The House saw the stakes clearly in approving $14-billion in emergency loans to U.S. automakers. Now the future of a major manufacturing base falls to Senate Republicans, who are dawdling as Detroit collapses. The Senate should pass the bailout and move quickly to establish controls over the public's money.
It is hardly ideal to provide public assistance to an industry in trouble by its own making. It is also reasonable to ask whether the package is large enough to forestall the demise of General Motors or Chrysler. But those questions pale compared to the implications of allowing an industry whose tentacles reach far and deep to fail as the global economy worsens.
The aid approved by the House and backed by the White House is measured and appropriate. It provides emergency loans to the two most imperiled automakers, GM and Chrysler, who could run out of cash in the coming weeks. In exchange, the automakers would limit executive pay and give the government an equity stake in the companies. They would provide more sweeping reorganization plans than the ones originally submitted to Congress as part of the loan request. The legislation also creates a government "car czar" to oversee the companies' plans for becoming viable long-term.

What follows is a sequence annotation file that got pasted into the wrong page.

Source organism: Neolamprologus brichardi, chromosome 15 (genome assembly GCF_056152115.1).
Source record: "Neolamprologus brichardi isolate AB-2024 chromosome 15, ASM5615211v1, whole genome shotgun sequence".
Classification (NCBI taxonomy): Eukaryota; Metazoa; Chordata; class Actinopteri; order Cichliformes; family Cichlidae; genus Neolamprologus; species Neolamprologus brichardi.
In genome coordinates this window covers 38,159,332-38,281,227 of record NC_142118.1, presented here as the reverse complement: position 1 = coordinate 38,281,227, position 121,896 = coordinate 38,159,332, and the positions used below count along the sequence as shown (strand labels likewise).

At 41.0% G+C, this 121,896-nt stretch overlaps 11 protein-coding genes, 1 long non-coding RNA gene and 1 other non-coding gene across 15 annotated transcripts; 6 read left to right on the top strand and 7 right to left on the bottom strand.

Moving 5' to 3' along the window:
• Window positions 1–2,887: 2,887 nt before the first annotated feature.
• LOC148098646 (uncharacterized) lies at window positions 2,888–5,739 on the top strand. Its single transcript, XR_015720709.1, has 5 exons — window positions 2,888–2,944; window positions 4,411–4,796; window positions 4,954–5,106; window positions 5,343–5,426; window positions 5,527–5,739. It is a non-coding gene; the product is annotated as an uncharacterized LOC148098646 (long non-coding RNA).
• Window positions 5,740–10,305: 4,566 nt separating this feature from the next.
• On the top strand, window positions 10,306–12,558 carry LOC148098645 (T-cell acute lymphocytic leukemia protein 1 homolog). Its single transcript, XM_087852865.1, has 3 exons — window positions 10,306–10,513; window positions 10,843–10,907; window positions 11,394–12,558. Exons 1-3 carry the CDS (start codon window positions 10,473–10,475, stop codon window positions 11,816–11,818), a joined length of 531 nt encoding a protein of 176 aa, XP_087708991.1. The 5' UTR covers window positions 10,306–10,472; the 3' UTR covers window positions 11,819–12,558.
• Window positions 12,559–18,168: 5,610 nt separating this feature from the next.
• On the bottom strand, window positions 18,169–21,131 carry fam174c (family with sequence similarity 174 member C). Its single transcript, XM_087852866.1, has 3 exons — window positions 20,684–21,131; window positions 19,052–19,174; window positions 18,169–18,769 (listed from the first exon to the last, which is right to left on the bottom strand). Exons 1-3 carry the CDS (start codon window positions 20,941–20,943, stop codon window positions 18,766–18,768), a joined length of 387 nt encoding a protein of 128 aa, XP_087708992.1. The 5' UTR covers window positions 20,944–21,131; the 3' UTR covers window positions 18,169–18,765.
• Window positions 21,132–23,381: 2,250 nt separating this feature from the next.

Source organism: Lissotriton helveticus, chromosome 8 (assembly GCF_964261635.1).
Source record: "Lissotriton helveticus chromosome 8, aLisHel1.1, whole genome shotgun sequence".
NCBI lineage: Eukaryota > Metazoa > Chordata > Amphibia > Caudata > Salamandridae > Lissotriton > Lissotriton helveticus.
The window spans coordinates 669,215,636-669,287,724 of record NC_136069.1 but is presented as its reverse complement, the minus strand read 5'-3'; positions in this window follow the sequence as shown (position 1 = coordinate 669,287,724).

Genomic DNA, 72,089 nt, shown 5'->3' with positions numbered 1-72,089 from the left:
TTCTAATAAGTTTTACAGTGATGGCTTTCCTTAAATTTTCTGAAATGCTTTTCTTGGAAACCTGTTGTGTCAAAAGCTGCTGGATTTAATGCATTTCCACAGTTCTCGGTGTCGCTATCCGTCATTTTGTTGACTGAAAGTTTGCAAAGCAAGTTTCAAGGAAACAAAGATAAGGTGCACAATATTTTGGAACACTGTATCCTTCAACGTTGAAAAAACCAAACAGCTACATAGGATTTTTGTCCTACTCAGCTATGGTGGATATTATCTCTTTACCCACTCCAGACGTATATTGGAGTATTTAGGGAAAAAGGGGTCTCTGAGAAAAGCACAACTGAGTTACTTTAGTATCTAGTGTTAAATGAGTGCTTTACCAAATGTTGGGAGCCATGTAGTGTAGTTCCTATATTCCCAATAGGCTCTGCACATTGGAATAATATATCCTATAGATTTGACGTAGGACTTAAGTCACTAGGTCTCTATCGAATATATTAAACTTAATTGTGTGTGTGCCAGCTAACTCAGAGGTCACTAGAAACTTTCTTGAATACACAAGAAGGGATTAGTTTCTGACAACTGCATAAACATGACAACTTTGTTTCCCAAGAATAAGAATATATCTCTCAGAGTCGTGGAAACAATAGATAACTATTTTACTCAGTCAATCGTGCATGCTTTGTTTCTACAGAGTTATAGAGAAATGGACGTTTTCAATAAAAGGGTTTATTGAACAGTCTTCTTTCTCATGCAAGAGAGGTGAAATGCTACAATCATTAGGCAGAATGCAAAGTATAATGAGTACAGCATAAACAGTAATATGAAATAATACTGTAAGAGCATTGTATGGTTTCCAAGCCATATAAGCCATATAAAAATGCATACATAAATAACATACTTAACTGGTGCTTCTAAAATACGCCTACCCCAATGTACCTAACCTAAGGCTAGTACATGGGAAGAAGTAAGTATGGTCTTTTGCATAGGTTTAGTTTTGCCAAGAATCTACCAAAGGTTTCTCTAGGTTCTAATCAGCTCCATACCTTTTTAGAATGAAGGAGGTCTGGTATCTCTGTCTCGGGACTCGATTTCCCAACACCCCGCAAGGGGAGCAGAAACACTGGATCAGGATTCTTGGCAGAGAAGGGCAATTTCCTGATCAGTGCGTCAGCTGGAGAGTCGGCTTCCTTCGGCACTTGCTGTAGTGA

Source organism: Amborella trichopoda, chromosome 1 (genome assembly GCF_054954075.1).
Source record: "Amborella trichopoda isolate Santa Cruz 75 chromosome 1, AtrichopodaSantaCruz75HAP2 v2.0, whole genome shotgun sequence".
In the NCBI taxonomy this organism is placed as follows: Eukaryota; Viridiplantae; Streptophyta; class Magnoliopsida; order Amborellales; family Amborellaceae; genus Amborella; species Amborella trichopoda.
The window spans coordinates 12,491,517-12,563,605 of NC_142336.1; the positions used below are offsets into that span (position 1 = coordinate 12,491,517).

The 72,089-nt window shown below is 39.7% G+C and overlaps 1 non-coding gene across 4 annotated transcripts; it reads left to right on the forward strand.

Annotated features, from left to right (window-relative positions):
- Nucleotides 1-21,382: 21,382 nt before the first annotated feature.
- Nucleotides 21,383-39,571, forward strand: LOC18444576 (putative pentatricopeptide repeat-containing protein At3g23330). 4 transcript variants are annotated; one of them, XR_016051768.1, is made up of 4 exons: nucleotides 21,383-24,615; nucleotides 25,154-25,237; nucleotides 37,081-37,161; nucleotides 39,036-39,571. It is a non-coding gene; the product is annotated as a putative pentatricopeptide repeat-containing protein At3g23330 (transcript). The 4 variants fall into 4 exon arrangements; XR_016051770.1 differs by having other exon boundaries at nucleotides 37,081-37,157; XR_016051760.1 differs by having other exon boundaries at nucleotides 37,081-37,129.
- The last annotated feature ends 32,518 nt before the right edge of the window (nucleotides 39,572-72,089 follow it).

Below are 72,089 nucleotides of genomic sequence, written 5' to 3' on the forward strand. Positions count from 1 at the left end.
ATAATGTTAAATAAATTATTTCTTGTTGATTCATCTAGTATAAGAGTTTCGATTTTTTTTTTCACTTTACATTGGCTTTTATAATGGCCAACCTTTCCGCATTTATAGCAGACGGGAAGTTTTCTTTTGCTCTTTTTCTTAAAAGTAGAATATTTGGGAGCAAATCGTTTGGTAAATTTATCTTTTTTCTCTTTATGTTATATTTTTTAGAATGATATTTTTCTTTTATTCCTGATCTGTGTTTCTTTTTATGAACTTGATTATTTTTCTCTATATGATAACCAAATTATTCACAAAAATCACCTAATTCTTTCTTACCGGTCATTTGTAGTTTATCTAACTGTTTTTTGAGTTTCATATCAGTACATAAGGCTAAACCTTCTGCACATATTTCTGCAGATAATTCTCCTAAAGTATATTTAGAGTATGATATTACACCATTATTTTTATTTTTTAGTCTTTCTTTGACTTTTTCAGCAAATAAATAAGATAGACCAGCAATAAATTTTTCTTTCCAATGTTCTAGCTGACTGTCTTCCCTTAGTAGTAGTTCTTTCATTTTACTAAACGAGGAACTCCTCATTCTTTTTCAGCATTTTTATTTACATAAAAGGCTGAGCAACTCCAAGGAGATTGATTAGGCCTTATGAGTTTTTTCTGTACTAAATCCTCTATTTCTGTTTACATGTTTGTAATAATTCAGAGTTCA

Rep. Kathy Castor of Tampa and other Democrats were right to see the rescue in the larger context of saving jobs, homes and businesses. The failure of any automaker would shake the entire economy, threatening auto parts manufacturers, suppliers and other services. Not a single Florida Republican voted for the bill (two did not vote). Here are two questions for them: What is their alternative? Would they buy a car from a company in bankruptcy that might not be around to service it or make good on the warranty? Florida Republican Sen. Mel Martinez, who pledged to work in a bipartisan way when he announced he will not run for re-election, has an opportunity here to make good on that commitment.
The package meets the very terms Congress has asked of the automakers. It forces them to build more fuel-efficient cars, close factories and wrangle cost-cutting concessions from unions and creditors. That may not save the domestic auto industry, but it gives carmakers a chance and should save jobs in the midst of this recession. The Labor Department reported Thursday that new claims for jobless benefits reached a 26-year high. So there is the choice: Put public money toward this jobs bill or toward unemployment claims.